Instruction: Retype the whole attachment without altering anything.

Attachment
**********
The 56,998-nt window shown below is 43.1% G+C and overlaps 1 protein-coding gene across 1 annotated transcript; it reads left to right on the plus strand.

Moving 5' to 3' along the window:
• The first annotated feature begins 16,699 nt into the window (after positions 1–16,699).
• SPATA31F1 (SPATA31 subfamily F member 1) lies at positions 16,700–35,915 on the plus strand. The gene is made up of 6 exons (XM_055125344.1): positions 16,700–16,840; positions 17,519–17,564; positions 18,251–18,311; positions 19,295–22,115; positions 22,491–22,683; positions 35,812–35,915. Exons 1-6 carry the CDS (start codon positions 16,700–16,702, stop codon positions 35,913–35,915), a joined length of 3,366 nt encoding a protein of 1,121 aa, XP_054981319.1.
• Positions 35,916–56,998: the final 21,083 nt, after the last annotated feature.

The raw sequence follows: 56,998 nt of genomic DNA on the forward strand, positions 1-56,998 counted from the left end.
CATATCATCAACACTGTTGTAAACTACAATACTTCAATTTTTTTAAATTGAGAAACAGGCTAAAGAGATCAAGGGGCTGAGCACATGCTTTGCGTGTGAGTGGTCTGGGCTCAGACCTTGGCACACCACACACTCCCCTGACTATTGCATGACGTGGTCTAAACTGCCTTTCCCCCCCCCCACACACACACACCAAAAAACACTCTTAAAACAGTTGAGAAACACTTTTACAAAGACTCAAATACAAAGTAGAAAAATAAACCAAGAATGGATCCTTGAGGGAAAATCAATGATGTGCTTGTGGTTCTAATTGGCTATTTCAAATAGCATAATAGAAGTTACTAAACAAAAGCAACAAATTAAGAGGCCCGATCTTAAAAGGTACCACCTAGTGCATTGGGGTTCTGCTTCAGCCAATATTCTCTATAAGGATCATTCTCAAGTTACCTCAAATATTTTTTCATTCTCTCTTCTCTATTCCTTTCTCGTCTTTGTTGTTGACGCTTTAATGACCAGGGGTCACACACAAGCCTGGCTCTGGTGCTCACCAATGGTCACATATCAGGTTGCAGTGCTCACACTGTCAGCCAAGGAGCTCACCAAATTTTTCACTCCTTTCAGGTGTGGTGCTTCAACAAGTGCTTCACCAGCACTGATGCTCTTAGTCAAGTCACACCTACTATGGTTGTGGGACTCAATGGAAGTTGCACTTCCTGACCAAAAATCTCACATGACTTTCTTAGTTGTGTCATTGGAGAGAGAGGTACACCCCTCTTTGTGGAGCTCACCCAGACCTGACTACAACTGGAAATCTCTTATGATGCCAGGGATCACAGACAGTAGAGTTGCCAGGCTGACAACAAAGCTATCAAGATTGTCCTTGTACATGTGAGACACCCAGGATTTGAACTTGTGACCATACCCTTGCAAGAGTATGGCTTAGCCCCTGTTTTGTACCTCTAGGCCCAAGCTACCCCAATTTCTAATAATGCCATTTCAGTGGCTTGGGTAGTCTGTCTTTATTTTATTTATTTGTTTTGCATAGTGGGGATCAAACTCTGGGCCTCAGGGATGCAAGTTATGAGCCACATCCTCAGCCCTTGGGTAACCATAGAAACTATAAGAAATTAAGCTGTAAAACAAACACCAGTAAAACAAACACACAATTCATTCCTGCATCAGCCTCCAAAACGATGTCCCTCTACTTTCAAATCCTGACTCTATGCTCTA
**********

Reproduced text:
The 56,998-nt window shown below is 43.1% G+C and overlaps 1 protein-coding gene across 1 annotated transcript; it reads left to right on the plus strand.

Moving 5' to 3' along the window:
• The first annotated feature begins 16,699 nt into the window (after positions 1–16,699).
• SPATA31F1 (SPATA31 subfamily F member 1) lies at positions 16,700–35,915 on the plus strand. The gene is made up of 6 exons (XM_055125344.1): positions 16,700–16,840; positions 17,519–17,564; positions 18,251–18,311; positions 19,295–22,115; positions 22,491–22,683; positions 35,812–35,915. Exons 1-6 carry the CDS (start codon positions 16,700–16,702, stop codon positions 35,913–35,915), a joined length of 3,366 nt encoding a protein of 1,121 aa, XP_054981319.1.
• Positions 35,916–56,998: the final 21,083 nt, after the last annotated feature.

The raw sequence follows: 56,998 nt of genomic DNA on the forward strand, positions 1-56,998 counted from the left end.
CATATCATCAACACTGTTGTAAACTACAATACTTCAATTTTTTTAAATTGAGAAACAGGCTAAAGAGATCAAGGGGCTGAGCACATGCTTTGCGTGTGAGTGGTCTGGGCTCAGACCTTGGCACACCACACACTCCCCTGACTATTGCATGACGTGGTCTAAACTGCCTTTCCCCCCCCCCACACACACACACCAAAAAACACTCTTAAAACAGTTGAGAAACACTTTTACAAAGACTCAAATACAAAGTAGAAAAATAAACCAAGAATGGATCCTTGAGGGAAAATCAATGATGTGCTTGTGGTTCTAATTGGCTATTTCAAATAGCATAATAGAAGTTACTAAACAAAAGCAACAAATTAAGAGGCCCGATCTTAAAAGGTACCACCTAGTGCATTGGGGTTCTGCTTCAGCCAATATTCTCTATAAGGATCATTCTCAAGTTACCTCAAATATTTTTTCATTCTCTCTTCTCTATTCCTTTCTCGTCTTTGTTGTTGACGCTTTAATGACCAGGGGTCACACACAAGCCTGGCTCTGGTGCTCACCAATGGTCACATATCAGGTTGCAGTGCTCACACTGTCAGCCAAGGAGCTCACCAAATTTTTCACTCCTTTCAGGTGTGGTGCTTCAACAAGTGCTTCACCAGCACTGATGCTCTTAGTCAAGTCACACCTACTATGGTTGTGGGACTCAATGGAAGTTGCACTTCCTGACCAAAAATCTCACATGACTTTCTTAGTTGTGTCATTGGAGAGAGAGGTACACCCCTCTTTGTGGAGCTCACCCAGACCTGACTACAACTGGAAATCTCTTATGATGCCAGGGATCACAGACAGTAGAGTTGCCAGGCTGACAACAAAGCTATCAAGATTGTCCTTGTACATGTGAGACACCCAGGATTTGAACTTGTGACCATACCCTTGCAAGAGTATGGCTTAGCCCCTGTTTTGTACCTCTAGGCCCAAGCTACCCCAATTTCTAATAATGCCATTTCAGTGGCTTGGGTAGTCTGTCTTTATTTTATTTATTTGTTTTGCATAGTGGGGATCAAACTCTGGGCCTCAGGGATGCAAGTTATGAGCCACATCCTCAGCCCTTGGGTAACCATAGAAACTATAAGAAATTAAGCTGTAAAACAAACACCAGTAAAACAAACACACAATTCATTCCTGCATCAGCCTCCAAAACGATGTCCCTCTACTTTCAAATCCTGACTCTATGCTCTA